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'Madam Secretary' recap: Trouble in paradise

Season 1 | Episode 6 | “The Call” | Aired Oct 26, 2014

Fans of CBS’s political drama, Madam Secretary, had to wait an extra hour to watch the program last night (thanks, NFL), but it is always worth the wait. In the show’s sixth episode, “The Call,” Bess finds out about a serious threat of genocide in the Republic of West Africa and defies the U.S. president by getting involved. She also gets angry with her seemingly perfect husband, Henry, for the first time.

But before we get into the show’s events, a quick question: Do you ever have a really busy Sunday, because of work or running around? I, for one, was exhausted last night, which accentuated just how cerebral a show Madam Secretary is. The characters talk a mile a minute using detailed political jargon, occasionally making it difficult to keep up. There was one scene (between Bess and her old colleague) where I barely caught a word. Like most shows, this one is not for everyone. If you want escapism or easy/mindless television watching, this isn’t going to fit the bill. But Madam Secretary is excellent—intriguing, fast-paced, and filled with excellent performances. As long as you’re feeling focused, this show is one of the best new programs on television (this is coming from someone who specializes in television watching). And Téa Leoni is one of the most striking, captivating actresses on TV today.

Now, back to this Sunday’s episode …

At the beginning of “The Call,” Secretary of State Bess McCord is preparing for her upcoming speech at the World Affairs Committee, one of her biggest platforms to date. What she talks about will be very significant, so the speechwriting process is a stressful day at the office for her and her team.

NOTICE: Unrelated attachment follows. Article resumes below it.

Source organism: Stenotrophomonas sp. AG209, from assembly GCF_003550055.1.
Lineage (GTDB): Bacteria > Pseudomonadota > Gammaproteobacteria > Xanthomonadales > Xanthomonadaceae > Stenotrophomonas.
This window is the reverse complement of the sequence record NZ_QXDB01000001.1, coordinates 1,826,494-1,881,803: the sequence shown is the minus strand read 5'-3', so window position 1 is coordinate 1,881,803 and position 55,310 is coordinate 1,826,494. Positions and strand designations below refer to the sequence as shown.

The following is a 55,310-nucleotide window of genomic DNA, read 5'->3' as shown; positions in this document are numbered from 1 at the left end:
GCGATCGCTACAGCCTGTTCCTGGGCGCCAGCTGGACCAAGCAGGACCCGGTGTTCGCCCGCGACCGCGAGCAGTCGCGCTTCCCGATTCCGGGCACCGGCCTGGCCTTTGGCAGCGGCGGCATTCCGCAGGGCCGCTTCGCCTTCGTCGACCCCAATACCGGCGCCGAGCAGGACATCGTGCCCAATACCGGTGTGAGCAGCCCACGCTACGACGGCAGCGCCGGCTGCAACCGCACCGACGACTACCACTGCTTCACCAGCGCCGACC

Once home, Henry tells Bess that he rescheduled a get-together with his favorite old professor, Father Laurent Vasseur, played by an almost unrecognizable Louis Gossett Jr. Father Laurent is at their house, but admits he is not there for a friendly catch-up. He pleas with Bess to help him with his home country, the Republic of West Africa, where the junta are slaughtering innocents.  “You have the power to answer the desperate prayers of thousands of my people,” he tells Bess.

Bess is both upset about the news and pissed at her husband. “Ambushing me in our own home, really?” she says to him. At the end of the work day, coming home and finding this situation in her living room feels invasive and disrespectful. Henry could have warned her on what Laurent was there to talk about.


Bess brings the issue to the POTUS, but he does not want to get involved. Despite this fact, Bess goes off script during her World Affairs Committee speech and implores the room of ambassadors to help.